FOOD PRICES AND AGRICULTURE
DR S.M ALAM, DR M.A KHAN
Oct 11 - 17, 2010
Prices of many food products are on the rise increasing at a faster speed. Consumers are paying more for inflated food prices. In other words, if our monthly grocery budget was Rs4000 a year ago, we are now likely paying closer to Rs8000-plus for buying exactly the same products from the groceries.
While the federal government continues to assert that inflation is under control, the measures to control inflation simply do not take into account higher food prices. Thus, it is much more important to focus on the individual food prices to give benefits of inflation control. If we look at the price trends of the past couple of years, we notice that the prices for many food-related commodities have risen substantially. What it does not show, however, is the higher energy and fertilisers' costs that also add fuel to the price of food. These costs also ultimately translate into the inflated prices that consumers are now seeing at their local grocery store.
Unfortunately, higher food prices will likely continue for the next decade or so. The main reason prices have headed higher globally is soaring demand from newly industrialising economies of some countries of the world. This trend will continue as the people are accumulating wealth and their dietary patterns are being changed.
You can fend off food inflation by several ways. Inflation is also related with the price of gold. Gold has historically been a hedge against inflation. It has maintained wealth for thousands of years and it will continue to do so for many years to come. As commodity prices have soared over the last several years, the price of gold has also moved up. Profits due to the rise of gold prices can offset high price of commodities.
Pakistan spreads over an area of 796,096 Sq. Km which is more than collective area of Germany and Britain. Presently, its population is more than 170 million, which is more than the collective population of Germany and France. Agriculture provides about 22 per cent of GDP. Pakistan has coastal area of 1050 kilometers. It has 10th largest labor force. Coal reserves are about 184 billion tonnes and ranks 7th in the world. The country possesses 25.1 trillion cubic feet of gas reserves. It is the 4th largest agricultural state after China, USA and India. Pakistan has the largest irrigation system in the world. More than 70 per cent of earning comes from agriculture. Major exports from the country include cotton, rice, fruits while major imports are edible oil, petroleum products, tea etc.
The cultivated area is about 22.5 million hectares. Agriculture plays a simulative role in the overall economic growth of Pakistan. The country has pivotal position in the production of citrus, mango, milk, dates, cotton, rice, and wheat in the world. Research shows that that the growth of agriculture sector has been very effective in reducing poverty both in urban and rural areas of the country.
Food availability is normally defined as a situation in which all households have both physical and economical access to adequate food and where households are not at risk of losing such access throughout the year. In a broader sense, it requires, i) adequacy in food production, ii) complete stability and resource in food supplies in the markets, and iii) physical and economic access to food on the part of those who need it most, at the time of requirement. It is a well documented fact that the major improvement in food availability has been gained through the growth and enough production of agricultural commodities at the rate higher than the increase in population.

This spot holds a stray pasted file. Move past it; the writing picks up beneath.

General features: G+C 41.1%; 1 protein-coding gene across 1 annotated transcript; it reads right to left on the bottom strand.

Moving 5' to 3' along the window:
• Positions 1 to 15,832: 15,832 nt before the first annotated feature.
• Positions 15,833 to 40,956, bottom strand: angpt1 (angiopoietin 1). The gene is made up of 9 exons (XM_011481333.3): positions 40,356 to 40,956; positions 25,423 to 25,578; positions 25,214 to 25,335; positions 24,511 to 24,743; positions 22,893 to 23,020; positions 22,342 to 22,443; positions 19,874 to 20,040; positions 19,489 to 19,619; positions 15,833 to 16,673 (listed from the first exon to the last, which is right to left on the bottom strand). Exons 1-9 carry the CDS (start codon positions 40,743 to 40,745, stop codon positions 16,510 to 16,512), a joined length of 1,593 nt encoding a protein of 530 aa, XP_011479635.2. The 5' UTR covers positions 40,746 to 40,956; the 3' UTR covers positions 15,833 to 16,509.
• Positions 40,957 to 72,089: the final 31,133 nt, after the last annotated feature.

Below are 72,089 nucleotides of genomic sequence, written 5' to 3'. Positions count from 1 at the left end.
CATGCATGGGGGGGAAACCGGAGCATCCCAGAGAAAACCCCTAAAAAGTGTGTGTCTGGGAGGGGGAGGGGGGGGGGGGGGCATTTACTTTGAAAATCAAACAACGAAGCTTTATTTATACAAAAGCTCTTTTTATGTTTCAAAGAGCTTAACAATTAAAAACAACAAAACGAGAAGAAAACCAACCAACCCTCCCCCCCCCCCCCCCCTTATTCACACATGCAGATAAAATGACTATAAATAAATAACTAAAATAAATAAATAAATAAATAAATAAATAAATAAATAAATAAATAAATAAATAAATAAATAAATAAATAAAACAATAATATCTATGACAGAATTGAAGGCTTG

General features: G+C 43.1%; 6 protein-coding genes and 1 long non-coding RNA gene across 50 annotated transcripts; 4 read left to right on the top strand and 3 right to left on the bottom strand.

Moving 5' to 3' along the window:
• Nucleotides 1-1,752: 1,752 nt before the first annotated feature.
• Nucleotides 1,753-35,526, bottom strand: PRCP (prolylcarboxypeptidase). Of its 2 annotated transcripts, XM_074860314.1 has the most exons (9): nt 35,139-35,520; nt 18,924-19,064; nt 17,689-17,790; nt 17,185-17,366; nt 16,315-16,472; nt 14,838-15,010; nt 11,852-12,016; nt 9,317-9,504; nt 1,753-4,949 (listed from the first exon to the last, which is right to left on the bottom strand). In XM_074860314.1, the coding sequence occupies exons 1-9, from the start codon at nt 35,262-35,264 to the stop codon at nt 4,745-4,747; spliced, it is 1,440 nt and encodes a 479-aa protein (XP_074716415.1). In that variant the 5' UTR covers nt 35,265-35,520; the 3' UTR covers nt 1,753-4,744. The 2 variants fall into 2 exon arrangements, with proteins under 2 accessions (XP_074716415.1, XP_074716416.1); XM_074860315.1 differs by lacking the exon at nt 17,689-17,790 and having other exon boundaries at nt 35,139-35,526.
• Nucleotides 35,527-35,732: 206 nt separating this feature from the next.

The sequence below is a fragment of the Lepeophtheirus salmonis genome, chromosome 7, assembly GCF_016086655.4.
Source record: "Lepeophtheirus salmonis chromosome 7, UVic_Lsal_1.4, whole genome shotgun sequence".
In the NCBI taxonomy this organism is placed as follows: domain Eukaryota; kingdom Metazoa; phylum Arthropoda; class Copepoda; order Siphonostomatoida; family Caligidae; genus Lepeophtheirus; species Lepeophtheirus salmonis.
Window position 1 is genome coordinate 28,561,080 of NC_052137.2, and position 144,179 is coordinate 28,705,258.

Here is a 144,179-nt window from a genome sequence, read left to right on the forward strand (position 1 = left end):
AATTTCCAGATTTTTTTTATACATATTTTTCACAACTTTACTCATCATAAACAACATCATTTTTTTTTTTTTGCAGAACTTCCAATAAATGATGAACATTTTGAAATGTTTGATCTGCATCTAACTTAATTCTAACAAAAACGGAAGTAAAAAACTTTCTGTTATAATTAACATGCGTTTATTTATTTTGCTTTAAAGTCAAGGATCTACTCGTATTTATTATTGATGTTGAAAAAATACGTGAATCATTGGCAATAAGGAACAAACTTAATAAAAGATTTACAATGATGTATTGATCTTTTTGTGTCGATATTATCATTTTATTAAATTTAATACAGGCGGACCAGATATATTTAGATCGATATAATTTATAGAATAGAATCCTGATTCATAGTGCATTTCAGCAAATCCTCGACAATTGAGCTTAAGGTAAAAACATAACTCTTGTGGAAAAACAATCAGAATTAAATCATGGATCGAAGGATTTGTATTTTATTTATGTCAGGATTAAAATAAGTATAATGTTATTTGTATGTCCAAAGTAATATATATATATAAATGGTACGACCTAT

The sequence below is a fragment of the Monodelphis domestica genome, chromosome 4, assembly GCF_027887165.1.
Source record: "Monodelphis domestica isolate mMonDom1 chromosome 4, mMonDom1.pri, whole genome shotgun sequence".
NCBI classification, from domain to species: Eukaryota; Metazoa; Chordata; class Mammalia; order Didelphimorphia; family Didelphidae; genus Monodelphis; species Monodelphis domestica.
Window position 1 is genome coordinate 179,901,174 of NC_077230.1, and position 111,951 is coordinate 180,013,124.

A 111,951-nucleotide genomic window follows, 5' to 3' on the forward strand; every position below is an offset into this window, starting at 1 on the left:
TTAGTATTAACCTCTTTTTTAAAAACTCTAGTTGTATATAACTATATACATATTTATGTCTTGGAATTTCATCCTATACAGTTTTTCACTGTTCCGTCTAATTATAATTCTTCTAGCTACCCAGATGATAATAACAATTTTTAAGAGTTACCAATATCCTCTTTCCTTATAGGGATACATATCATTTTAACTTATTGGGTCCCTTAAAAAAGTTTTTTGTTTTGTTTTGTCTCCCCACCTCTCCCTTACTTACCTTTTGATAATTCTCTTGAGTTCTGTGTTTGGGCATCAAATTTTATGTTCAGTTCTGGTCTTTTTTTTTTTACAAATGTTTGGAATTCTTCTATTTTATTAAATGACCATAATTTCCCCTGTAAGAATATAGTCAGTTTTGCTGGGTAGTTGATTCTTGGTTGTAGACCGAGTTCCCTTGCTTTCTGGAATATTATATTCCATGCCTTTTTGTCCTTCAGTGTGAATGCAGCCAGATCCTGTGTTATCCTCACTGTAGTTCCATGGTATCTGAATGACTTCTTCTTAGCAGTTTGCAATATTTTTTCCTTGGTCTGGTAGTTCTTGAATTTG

The access to food generally depends on the availability and stability in the markets. Sufficient food availability means that sufficient food supplies should be available to meet consumption needs of the citizens and the stability refers to minimising the possibility that in shortage periods, the food requirement might fall below the consumption requirements. Principally, the food sufficiency concerns the individual or family unit and its major determinant is purchasing power-income adjusted for the costs of cereals.
Sustainable increase in production and agricultural productivity in all food sectors, coupled with a sufficient yield variation through better water control measure are considered to be key elements to improve food situation in the short-term and to improve poverty and malnutrition in the long-term. Every effort has been made by the government to maximise the food production in the country and to meet the domestic needs of food and fibers.
Major and minor food crops of Pakistan are wheat, rice, cotton, maize, jowar, bajra, barley, rapeseed/mustard etc. Cash crops are sugarcane, cotton, sugar-beet and guar-seed. Pulses are gram, mung, masoor, mutter, and mash. Edible oilseeds are linseed, groundnut, soybean, sunflower, canola, safflower, and cottonseed. The production of sugar is over 4.2 million tons from nearly 77 mills.
The annual production of fruits, vegetables and spices is more than 12 million tons. The important fruits include (000 tons): Citrus (2,348), mango (1,074), dates (622), apples (380), banana (158), apricot (206), almonds (23), grapes (49), guava (571), peach (70), pears (31), plums (61), and pomegranate (50).
Some of fruits grown have great potential for exports, which are available in volumes, varieties and are of rich flavor. These are mangoes, citrus, grapes, dates, apples, peaches, and cherries. Other prominent fruits with enormous export potential are plums, pears, guava, etc. Among vegetables, potatoes, garlic, ginger and onions are vastly grown in Pakistan.